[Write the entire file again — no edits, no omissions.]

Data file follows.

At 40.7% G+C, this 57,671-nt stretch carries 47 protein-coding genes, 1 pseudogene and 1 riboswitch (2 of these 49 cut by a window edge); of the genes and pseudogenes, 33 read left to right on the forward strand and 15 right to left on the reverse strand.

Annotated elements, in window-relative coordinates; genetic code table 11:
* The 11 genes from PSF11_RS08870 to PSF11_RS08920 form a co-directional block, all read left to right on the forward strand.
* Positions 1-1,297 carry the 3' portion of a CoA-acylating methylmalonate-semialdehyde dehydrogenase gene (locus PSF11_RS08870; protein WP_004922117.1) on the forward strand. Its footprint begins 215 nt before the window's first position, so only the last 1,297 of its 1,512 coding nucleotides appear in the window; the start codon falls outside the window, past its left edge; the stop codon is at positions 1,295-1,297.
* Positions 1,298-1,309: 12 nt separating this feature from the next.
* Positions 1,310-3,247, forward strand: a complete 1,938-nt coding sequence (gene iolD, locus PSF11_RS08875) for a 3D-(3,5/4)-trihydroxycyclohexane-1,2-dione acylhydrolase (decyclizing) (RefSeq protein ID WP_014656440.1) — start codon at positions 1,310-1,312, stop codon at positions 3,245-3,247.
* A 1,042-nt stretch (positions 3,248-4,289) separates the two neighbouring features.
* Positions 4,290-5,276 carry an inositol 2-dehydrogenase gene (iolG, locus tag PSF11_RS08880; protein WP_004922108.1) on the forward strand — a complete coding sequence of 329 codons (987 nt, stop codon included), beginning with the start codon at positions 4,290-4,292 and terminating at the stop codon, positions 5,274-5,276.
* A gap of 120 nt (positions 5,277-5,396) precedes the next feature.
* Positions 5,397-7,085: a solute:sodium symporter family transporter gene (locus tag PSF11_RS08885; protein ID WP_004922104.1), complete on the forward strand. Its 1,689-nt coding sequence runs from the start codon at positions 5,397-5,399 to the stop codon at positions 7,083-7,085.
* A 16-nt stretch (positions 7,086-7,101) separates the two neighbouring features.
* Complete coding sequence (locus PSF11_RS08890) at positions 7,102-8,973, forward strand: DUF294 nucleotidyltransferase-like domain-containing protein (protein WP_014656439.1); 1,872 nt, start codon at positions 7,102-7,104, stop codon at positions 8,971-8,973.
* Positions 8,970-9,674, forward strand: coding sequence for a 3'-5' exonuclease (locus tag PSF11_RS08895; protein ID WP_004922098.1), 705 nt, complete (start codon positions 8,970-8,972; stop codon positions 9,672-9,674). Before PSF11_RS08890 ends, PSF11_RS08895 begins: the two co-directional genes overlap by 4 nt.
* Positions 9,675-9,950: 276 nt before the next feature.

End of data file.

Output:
At 40.7% G+C, this 57,671-nt stretch carries 47 protein-coding genes, 1 pseudogene and 1 riboswitch (2 of these 49 cut by a window edge); of the genes and pseudogenes, 33 read left to right on the forward strand and 15 right to left on the reverse strand.

Annotated elements, in window-relative coordinates; genetic code table 11:
* The 11 genes from PSF11_RS08870 to PSF11_RS08920 form a co-directional block, all read left to right on the forward strand.
* Positions 1-1,297 carry the 3' portion of a CoA-acylating methylmalonate-semialdehyde dehydrogenase gene (locus PSF11_RS08870; protein WP_004922117.1) on the forward strand. Its footprint begins 215 nt before the window's first position, so only the last 1,297 of its 1,512 coding nucleotides appear in the window; the start codon falls outside the window, past its left edge; the stop codon is at positions 1,295-1,297.
* Positions 1,298-1,309: 12 nt separating this feature from the next.
* Positions 1,310-3,247, forward strand: a complete 1,938-nt coding sequence (gene iolD, locus PSF11_RS08875) for a 3D-(3,5/4)-trihydroxycyclohexane-1,2-dione acylhydrolase (decyclizing) (RefSeq protein ID WP_014656440.1) — start codon at positions 1,310-1,312, stop codon at positions 3,245-3,247.
* A 1,042-nt stretch (positions 3,248-4,289) separates the two neighbouring features.
* Positions 4,290-5,276 carry an inositol 2-dehydrogenase gene (iolG, locus tag PSF11_RS08880; protein WP_004922108.1) on the forward strand — a complete coding sequence of 329 codons (987 nt, stop codon included), beginning with the start codon at positions 4,290-4,292 and terminating at the stop codon, positions 5,274-5,276.
* A gap of 120 nt (positions 5,277-5,396) precedes the next feature.
* Positions 5,397-7,085: a solute:sodium symporter family transporter gene (locus tag PSF11_RS08885; protein ID WP_004922104.1), complete on the forward strand. Its 1,689-nt coding sequence runs from the start codon at positions 5,397-5,399 to the stop codon at positions 7,083-7,085.
* A 16-nt stretch (positions 7,086-7,101) separates the two neighbouring features.
* Complete coding sequence (locus PSF11_RS08890) at positions 7,102-8,973, forward strand: DUF294 nucleotidyltransferase-like domain-containing protein (protein WP_014656439.1); 1,872 nt, start codon at positions 7,102-7,104, stop codon at positions 8,971-8,973.
* Positions 8,970-9,674, forward strand: coding sequence for a 3'-5' exonuclease (locus tag PSF11_RS08895; protein ID WP_004922098.1), 705 nt, complete (start codon positions 8,970-8,972; stop codon positions 9,672-9,674). Before PSF11_RS08890 ends, PSF11_RS08895 begins: the two co-directional genes overlap by 4 nt.
* Positions 9,675-9,950: 276 nt before the next feature.